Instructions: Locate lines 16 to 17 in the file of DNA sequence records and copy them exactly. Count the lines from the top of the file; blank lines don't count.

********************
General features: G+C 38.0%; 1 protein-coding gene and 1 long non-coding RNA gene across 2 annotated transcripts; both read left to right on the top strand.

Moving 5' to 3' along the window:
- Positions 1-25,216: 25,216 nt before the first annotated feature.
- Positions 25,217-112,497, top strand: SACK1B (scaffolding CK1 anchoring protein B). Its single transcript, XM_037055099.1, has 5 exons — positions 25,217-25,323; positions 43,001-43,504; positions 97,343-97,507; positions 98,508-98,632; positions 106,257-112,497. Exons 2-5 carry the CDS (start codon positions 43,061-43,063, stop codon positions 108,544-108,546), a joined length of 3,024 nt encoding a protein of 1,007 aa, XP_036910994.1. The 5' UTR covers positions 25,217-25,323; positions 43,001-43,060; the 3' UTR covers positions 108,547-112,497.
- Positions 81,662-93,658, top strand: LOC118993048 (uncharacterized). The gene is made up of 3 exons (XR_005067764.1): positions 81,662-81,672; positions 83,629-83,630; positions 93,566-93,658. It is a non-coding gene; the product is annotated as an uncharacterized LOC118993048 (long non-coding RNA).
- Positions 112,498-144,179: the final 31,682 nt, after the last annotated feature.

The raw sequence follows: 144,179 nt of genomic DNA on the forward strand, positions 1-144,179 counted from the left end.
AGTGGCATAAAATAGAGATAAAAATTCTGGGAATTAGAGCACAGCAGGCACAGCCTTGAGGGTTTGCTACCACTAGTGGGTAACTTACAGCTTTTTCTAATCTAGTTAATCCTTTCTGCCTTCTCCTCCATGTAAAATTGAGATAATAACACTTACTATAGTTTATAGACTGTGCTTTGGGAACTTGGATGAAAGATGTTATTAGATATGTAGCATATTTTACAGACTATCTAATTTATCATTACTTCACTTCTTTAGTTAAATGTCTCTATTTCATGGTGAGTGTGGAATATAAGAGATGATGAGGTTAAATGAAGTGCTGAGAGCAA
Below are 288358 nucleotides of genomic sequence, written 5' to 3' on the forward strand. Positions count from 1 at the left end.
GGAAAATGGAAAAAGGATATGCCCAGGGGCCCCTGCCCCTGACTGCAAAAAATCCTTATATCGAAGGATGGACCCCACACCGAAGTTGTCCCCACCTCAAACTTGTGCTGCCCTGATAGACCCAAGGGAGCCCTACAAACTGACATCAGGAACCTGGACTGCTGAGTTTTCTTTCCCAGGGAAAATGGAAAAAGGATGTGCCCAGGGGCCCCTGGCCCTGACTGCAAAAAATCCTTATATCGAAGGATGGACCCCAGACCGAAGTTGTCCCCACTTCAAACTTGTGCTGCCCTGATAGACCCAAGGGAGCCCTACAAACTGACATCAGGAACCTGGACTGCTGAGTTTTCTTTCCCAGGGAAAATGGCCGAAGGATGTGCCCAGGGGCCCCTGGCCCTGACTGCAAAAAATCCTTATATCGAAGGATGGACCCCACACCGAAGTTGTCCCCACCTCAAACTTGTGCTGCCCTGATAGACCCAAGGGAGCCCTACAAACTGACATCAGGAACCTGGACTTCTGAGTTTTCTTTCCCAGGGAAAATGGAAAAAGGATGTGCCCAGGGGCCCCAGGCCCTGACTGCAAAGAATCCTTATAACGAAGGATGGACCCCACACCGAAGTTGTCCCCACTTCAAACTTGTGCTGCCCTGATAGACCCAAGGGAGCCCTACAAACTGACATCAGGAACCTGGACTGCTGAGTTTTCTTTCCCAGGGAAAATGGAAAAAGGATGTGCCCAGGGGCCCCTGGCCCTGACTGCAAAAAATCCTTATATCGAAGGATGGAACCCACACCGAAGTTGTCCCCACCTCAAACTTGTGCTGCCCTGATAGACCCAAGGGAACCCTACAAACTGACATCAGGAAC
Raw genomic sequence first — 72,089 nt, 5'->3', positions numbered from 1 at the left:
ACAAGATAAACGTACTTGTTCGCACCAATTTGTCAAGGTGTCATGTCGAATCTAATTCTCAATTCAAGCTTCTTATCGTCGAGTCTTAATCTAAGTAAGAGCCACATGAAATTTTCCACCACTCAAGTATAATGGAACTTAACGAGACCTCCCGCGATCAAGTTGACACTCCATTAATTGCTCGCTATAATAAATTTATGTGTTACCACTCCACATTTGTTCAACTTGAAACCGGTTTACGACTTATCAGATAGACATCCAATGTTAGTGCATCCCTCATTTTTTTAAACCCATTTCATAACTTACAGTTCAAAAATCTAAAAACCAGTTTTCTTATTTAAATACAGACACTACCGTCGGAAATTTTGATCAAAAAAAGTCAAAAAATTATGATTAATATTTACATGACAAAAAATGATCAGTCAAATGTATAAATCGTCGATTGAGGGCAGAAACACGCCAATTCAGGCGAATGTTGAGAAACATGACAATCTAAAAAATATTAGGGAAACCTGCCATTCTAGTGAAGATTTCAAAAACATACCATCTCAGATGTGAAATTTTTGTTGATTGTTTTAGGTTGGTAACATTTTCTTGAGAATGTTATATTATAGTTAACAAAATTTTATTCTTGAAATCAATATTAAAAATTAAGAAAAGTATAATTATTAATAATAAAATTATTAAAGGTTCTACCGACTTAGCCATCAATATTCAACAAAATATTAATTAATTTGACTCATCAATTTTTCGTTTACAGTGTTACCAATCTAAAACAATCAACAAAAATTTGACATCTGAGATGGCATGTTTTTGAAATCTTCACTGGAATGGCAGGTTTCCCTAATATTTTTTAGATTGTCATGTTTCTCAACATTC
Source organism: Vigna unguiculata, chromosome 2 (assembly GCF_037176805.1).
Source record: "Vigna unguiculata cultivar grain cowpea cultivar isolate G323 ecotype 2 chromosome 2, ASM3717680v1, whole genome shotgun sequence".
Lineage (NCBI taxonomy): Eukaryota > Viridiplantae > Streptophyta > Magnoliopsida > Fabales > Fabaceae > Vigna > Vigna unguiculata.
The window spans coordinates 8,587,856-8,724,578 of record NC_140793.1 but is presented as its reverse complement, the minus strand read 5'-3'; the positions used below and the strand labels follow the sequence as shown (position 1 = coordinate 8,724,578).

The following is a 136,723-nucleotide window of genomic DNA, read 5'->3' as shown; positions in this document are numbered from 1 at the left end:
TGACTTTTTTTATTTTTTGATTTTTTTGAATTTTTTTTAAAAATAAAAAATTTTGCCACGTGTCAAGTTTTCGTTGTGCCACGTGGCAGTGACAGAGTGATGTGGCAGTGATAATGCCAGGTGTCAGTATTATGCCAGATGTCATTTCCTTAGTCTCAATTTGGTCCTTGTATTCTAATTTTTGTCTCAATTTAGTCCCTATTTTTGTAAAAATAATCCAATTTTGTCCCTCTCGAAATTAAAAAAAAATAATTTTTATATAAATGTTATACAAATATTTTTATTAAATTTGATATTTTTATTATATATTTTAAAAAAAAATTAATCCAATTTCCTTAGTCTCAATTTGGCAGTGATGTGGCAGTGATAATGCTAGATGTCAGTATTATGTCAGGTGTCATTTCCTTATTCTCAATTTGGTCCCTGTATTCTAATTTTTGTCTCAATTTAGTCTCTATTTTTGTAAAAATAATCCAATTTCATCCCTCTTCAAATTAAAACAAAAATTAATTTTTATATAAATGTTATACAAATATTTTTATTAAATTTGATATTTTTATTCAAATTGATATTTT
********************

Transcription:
The window spans coordinates 8,587,856-8,724,578 of record NC_140793.1 but is presented as its reverse complement, the minus strand read 5'-3'; the positions used below and the strand labels follow the sequence as shown (position 1 = coordinate 8,724,578).

The following is a 136,723-nucleotide window of genomic DNA, read 5'->3' as shown; positions in this document are numbered from 1 at the left end: